What you should know is that with Crohn’s Disease there’s a danger of ‘accidents’.  A possibility of literally crapping yourself at inopportune moments.  And that had happened to me.  On more than one occasion.  Most memorably when I was recording a radio play at a studio in the centre of London.  The studio was in the basement; I was there, watching the actors speak my words, thoughtlessly drinking strong coffee, when suddenly I needed the loo.  I needed it urgently.  It was up a flight of stairs and round a corner and as I hurtled up those stairs I felt the worst happening, and by the time I got to the loo I had to flush away my knickers, wash the top of my jeans and dry them with the hand dryer, wash my hands about a hundred times when I’d finished and then spend the rest of the day swallowing enough codeine to stop an elephant ever going to the toilet again, convinced I smelled faintly of poo and that everybody was just too polite to mention it.  And I couldn’t tell anyone – not the actors, not my friend the producer, nobody.  Because poo is in its own category when it comes to other people’s.  If someone pees themselves, we mostly feel concern – are they okay?  What happened?  If a woman’s period starts unbeknownst to her and she’s wearing white, other women at least will be sympathetic, but if someone has poo on them, we all just recoil in disgust.  My teen says that’s because it’s disgusting and that kind of sums it up. In the light of this tale, it won’t surprise you to know that one of the things I was most excited about when I decided to have a bag was that I would never have to deal with a situation like that again.  Never.  Ever.  That was one of the big fat positives that I focused on when I made the decision to have my plumbing rerouted for ever more.  To never use the toilet like a ‘normal’ person ever again.  The fact that I would never have to worry about soiling myself in a public arena was a definite plus.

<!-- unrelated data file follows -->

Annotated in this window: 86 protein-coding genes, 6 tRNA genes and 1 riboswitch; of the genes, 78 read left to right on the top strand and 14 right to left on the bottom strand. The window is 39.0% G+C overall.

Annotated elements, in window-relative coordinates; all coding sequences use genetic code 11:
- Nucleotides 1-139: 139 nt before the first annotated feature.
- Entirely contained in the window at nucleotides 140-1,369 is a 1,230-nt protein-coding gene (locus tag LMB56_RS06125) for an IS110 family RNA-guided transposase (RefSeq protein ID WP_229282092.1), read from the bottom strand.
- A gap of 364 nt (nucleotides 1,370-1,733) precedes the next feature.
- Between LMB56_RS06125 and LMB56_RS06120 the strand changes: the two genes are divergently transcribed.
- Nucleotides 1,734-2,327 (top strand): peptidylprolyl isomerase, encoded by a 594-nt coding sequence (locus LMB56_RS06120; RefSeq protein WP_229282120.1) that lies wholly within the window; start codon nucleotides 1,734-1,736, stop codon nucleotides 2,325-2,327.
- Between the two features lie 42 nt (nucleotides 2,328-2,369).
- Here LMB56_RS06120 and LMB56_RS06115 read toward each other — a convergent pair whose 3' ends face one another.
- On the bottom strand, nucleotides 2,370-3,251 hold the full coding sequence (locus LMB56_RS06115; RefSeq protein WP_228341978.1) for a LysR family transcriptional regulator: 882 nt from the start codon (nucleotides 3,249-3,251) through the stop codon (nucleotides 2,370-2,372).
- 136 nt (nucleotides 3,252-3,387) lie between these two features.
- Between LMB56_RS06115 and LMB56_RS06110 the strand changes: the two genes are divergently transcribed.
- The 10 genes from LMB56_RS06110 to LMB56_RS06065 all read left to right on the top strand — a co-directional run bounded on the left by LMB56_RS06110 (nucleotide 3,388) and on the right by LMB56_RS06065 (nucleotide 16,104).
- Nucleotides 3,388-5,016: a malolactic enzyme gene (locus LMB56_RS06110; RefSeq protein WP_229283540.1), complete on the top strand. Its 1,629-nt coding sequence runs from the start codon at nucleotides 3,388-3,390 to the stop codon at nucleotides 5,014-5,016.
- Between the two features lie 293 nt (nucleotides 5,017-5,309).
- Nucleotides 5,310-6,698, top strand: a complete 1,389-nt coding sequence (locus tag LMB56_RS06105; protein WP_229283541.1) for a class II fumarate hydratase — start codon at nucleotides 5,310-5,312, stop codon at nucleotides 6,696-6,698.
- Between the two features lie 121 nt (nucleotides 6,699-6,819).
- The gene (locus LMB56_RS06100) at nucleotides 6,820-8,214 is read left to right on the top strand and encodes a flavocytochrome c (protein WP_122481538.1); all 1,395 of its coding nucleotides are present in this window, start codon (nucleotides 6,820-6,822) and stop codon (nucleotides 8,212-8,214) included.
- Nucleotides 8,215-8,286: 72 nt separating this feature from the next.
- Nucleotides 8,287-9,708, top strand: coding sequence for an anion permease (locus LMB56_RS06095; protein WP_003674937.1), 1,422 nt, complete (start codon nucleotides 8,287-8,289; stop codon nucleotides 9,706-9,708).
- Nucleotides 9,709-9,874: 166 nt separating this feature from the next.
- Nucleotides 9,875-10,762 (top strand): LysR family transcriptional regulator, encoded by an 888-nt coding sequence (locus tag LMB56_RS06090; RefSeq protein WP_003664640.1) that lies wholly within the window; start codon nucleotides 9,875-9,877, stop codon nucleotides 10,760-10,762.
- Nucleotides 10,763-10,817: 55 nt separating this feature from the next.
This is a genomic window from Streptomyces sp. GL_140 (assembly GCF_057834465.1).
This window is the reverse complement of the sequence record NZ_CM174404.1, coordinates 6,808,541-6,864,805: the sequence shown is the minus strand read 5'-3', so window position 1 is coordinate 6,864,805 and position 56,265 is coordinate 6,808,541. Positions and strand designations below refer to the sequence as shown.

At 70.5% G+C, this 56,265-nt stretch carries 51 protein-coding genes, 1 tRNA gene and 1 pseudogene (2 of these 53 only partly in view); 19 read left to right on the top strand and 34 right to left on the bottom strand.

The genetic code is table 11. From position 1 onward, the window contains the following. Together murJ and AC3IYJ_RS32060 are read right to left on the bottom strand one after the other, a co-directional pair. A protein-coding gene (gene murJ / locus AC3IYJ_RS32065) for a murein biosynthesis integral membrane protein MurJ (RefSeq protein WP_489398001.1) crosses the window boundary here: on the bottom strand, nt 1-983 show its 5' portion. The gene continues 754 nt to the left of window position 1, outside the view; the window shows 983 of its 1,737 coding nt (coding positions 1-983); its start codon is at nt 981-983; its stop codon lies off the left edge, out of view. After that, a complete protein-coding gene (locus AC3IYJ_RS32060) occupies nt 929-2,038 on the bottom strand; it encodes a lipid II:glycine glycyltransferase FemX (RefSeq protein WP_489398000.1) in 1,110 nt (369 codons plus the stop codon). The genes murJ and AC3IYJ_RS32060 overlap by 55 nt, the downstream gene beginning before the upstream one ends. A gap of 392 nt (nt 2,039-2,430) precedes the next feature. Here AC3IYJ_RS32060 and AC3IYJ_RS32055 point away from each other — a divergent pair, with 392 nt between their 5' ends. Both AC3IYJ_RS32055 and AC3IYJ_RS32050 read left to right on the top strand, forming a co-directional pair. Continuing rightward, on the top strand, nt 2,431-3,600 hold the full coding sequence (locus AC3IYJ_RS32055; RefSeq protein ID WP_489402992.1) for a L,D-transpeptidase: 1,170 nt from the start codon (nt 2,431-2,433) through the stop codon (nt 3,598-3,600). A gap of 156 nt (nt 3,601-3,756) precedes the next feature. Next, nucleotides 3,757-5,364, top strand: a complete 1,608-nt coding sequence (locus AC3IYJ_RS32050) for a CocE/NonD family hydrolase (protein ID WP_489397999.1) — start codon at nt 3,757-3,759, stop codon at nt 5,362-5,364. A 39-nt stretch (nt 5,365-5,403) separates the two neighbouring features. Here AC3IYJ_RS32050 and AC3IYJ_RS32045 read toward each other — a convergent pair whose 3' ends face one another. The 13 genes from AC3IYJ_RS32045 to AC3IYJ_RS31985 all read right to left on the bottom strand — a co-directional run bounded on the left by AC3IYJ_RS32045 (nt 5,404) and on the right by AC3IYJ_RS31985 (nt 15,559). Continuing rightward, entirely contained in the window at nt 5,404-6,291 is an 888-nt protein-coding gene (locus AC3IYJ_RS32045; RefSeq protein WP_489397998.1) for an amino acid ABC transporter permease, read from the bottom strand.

So you can imagine, my first leak, when it happened, was quite a disappointment.  It kind of crept up on me, or the realisation of its existence did.  I was out shopping with my teen.  We were having a laugh; I’d been trying on clothes, for heaven’s sake!  We were going to stop off for a coffee but the two places we fancied going to were full up; it was snowy and cold and we decided against heading for a third and got into the car and came back home instead.  I sat on his bed, both of us nursing hot drinks, when my hand drifted, as it often does, to my bag area.  Which was wet.  I was confused; had I spilled my hot chocolate?  No.  Then what on earth … oh.  Shit.  Literally.  It was a leak.  My bag had leaked.  How could that be?  I dashed to the loo and saw that the side of the bag was coming away and some of the contents had leaked onto my stomach.  I ripped off my leggings, my waistband, my underwear and changed my bag.  It wasn’t nice, but it was no big deal.  And one of the best things about it compared with my earlier, pre-bag experiences, was that the stuff in the bag doesn’t smell.  I don’t know why, but I’ve had several incidents since then, and it never smells, which is one hell of  a positive.  Nobody had warned me about this leak thing, but it wasn’t the end of the world.  At least I was at home, a change of clothes was to hand and it’s not like it had gone everywhere.  Not that time.